Bob Cupit, Energy Facilities Supervisor, is retiring from the Public Utilities Commission today… leaving me to wonder how… rephrase…  he CAN’T be replaced…  so what will happen now at the PUC?

Bob Cupit and Mike Casper are tied for “Most Influential” in subtle and not so subtle direction that helped get me to where I am today.  I began wrangling with him at the very end of 1994 in Nuclear Waste Daze, so it’s been a long time, and as Bret Ekness said, “a long strange trip.”

From my perspective, Bob has always provided a voice of sanity in a process that isn’t working, and I hate to see him leave because I can’t imagine them finding someone who recognizes or attempts to fix the problems that he had on his plate.

Here’s the PUC Staff Organizational Chart, soon to have a big hole.

The most difficult thing I’ve encountered in dealing with the Commission, other than some obviously utterly dreadful “decisions,” is that siting and routing is now handled by the Dept. of Commerce, which has no charge to protect the environment, and which is not representing the public interest.  The “work” by Commerce has been dreadful, process has been perverted, DEIS and EIS consistently leave out important information, and the public and the environment is left in the lurch.  Over and over and over again, they’re bumbling along, or intentionally screwing it up (Which is it?  I think it’s BOTH.).  They’re doing the “staff” work on these permits and then present it to the Commission, presenting only part of the story, and leaving the Commission exposed, making decisions on inadequate or inaccurate information, without “the rest of the story.”  I could go on and on (and I do elsewhere in this blog and at, search for more).

Years ago, when things were not going well, Kristen Eide-Tollefsen and I repeatedly riffed on obvious problems at public meetings and Cupit regularly responded with a measured lecture on the importance of all the aspects of permitting, the Certificate of Need, the Siting/Routing permit, and Environmental Review, that it was a three legged stool.  As an editorial comment, at one point, we presented him with a gold-painted strap-on one-legged milk stool.


Yes, the system was NOT working then… and for other reasons, it’s NOT working now.

Despite that, Kristen and I knew that as he retired, we had to give him one with THREE legs.  However, I had to give a disclaimer, that this is NOT to say that the system is working, because it isn’t.

Kate O’Connell, manager of energy regulation and planning for the Minnesota Department of Commerce (oh, I didn’t know that!), who worked in tandem with Bob, made comments from her “on the ground” perspective, heartfelt — and I wasn’t taking notes, so sorry, no specifics… but for sure over and over noted he will be missed.

Even LeRoy Kooppendrayer, former Commissioner and House Rep., and brother of current Commissioner and former Senator Betsy Wergin, came back to say goodbye:


Bill Grant, formerly of the Waltons, and now the Deputy Commissioner in charge of Energy Facilities Permitting, was there but thankfully didn’t get up to say anything — I’d forgotten to bring rotten tomatoes.

And the “Not Ready For Rate Base Singers” were on hand:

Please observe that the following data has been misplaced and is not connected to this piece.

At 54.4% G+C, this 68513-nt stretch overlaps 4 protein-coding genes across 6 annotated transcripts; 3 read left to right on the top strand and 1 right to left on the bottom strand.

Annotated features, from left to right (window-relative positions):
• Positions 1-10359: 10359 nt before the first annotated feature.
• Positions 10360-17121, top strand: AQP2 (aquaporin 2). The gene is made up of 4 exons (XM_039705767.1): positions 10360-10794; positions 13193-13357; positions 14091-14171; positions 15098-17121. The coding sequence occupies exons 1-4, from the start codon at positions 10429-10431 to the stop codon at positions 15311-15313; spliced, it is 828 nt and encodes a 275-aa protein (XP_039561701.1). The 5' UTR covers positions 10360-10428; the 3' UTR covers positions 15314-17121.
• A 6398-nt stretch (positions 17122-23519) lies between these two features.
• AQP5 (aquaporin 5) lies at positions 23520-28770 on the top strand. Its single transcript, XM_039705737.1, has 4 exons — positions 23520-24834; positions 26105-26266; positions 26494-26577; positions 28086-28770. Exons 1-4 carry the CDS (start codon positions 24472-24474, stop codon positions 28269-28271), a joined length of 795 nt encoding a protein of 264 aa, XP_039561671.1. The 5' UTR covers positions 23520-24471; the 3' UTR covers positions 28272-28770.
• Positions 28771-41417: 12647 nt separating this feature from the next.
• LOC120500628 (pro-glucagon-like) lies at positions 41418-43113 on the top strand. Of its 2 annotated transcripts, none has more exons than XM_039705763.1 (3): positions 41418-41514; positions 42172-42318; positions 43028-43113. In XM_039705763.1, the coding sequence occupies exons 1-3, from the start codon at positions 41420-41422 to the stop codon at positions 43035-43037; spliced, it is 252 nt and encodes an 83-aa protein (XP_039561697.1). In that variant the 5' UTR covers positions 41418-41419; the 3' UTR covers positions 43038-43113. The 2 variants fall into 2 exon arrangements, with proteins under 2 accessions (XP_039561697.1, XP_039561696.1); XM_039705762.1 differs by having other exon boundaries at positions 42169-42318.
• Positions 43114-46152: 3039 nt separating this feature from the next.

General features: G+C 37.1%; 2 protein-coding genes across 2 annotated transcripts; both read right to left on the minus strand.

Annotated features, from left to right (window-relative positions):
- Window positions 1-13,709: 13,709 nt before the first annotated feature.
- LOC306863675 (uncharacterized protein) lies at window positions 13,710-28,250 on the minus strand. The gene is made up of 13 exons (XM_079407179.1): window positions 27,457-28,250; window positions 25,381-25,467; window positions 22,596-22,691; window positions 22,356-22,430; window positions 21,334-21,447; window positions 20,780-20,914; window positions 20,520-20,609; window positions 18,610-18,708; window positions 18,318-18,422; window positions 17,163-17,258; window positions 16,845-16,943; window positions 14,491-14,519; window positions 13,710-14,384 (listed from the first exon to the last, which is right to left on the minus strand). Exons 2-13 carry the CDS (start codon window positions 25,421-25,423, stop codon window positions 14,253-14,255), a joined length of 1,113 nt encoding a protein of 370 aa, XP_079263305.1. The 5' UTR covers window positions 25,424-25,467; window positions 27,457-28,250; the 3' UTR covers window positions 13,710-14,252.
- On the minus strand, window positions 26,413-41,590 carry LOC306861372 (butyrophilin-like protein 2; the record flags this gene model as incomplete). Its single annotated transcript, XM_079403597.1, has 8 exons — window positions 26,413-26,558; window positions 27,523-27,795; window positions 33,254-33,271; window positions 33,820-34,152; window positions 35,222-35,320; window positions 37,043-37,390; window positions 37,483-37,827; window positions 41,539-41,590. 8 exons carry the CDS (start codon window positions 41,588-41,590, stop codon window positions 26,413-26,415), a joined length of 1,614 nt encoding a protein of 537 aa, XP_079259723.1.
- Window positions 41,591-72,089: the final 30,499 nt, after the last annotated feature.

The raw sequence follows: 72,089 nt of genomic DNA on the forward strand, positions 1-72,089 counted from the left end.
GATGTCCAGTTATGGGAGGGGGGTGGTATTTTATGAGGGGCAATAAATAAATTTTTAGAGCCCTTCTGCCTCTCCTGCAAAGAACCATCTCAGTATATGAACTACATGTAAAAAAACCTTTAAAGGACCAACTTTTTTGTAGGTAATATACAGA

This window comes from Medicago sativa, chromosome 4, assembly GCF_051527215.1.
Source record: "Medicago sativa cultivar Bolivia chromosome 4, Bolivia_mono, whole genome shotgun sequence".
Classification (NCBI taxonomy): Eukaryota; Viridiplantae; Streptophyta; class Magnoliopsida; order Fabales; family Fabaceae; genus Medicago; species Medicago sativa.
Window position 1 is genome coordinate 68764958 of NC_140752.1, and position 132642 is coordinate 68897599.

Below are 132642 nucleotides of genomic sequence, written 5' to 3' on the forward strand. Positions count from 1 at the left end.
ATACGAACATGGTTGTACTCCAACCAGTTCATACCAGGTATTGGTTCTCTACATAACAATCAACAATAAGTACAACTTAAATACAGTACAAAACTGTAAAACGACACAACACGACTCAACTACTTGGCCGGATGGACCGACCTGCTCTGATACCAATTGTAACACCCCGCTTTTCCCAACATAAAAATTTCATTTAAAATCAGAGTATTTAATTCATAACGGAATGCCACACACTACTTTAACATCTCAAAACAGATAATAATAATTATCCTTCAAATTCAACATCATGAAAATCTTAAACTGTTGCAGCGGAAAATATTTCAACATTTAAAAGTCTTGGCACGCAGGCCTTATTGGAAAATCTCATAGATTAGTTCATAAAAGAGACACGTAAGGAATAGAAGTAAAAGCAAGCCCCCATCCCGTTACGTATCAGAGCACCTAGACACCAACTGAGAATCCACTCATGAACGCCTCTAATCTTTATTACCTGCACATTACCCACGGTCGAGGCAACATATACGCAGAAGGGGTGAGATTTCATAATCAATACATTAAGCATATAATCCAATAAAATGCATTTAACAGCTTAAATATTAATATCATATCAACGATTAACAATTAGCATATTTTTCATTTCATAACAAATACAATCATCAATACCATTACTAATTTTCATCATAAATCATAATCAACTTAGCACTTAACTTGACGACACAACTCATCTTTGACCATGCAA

The room was packed, Bob said he was “overwhelmed” and so it appeared… and I am too… it’s a sad day for Minnesota, we’re losing too many MB’s of collective/institutional memory that we can’t replace.

Last night in Mazeppa

October 28th, 2009


Last night, Rep. Steve Drazkowski and Rep. Tim Kelly (who wasn’t there!) hosted a meeting about CapX 2o2o.

drazkowski_2 timkelly

But Rep. Randy Demmer, 29A was.


As one person said, he had a “deer in the headlights” look as he sat in the front of the room.  Did he have any idea what he’d be in for?  I’d talked with him a bit when he came in, and he said he hadn’t heard from many constituents about CapX… oh… OK, well, we can do something about that!  And it’s good he showed up to find out what was going on and hear the word on the streets and in the fields.

Short version of the meeting:

  • Bill Glahn gets roasted for MOES “Minnesota_Resource_Assessment” report, which is utter crap, the report, that is… the roasting was well-deserved.
  • PUC, Commerce, and DOT show up en mass and toady for process and project.
  • Rep. Drazkowski utters words of placation, but did not promote Nov. 4 joint committee hearing on repeal of Minn. Stat. 117.19.  HE’S ON ONE OF THE COMMITTEES, EARTH TO MARS!!!
  • Affected landowners don’t buy it,  they get that fundamentally CapX 2020 is not needed and are pissed-off at the crap (see above).
  • CapX said they were not going through or around Rochester.

There were two things I let slide, can’t take on everything:

1.Their statements about Big Stone were odd, theywell knows that Big Stone could not interconnect without CapX, and I have the electrical studies which prove it, which after trying 5 times to make it work with a line to nowhere (Granite Falls) then assumed CapX in try #6…   But I also wonder whether CapX Brookings (hence all of CapX) can go forward without Big Stone.

2. They kept saying “this is all about local load” and denying the LaX to Mad line, and kept talking about Rochester as the driver, yet they did not note, of course, the new gas plant at West Side sub or the four 161kV lines that are planned.

Overland’s Scorecard (concept stolen from Deb!):

CapX:     0
PUC:     -5
DOT:       1
Commerce:   -4
The People: +1

Longer version, bigger photo:

The people did a good job of expressing their displeasure and disbelief.

Bill Glahn brought up the Minnesota Resource Assessment Survey!  Bad move…  He  got one of my awards for that Minnesota Resource Assessment Survey, and here’s Maccabee – Presentation to LEC 10/23/09 , another voice saying it’s outrageous.  Last night  Alan Muller got him good about it, told him” it was  an unsatisfactory report, basically just a regurgitation of the business plans of MN… no independent thinking and not in the interests of the citizens of Minnesota …”  Alan does have a way with words.  When asked for a response Glahn looked abashed and admitted that he knows many people are unhappy with it.  AS WELL HE SHOULD!  I mean really… to use as an example that phony “chart” of Steve Rakow’s on p. 6: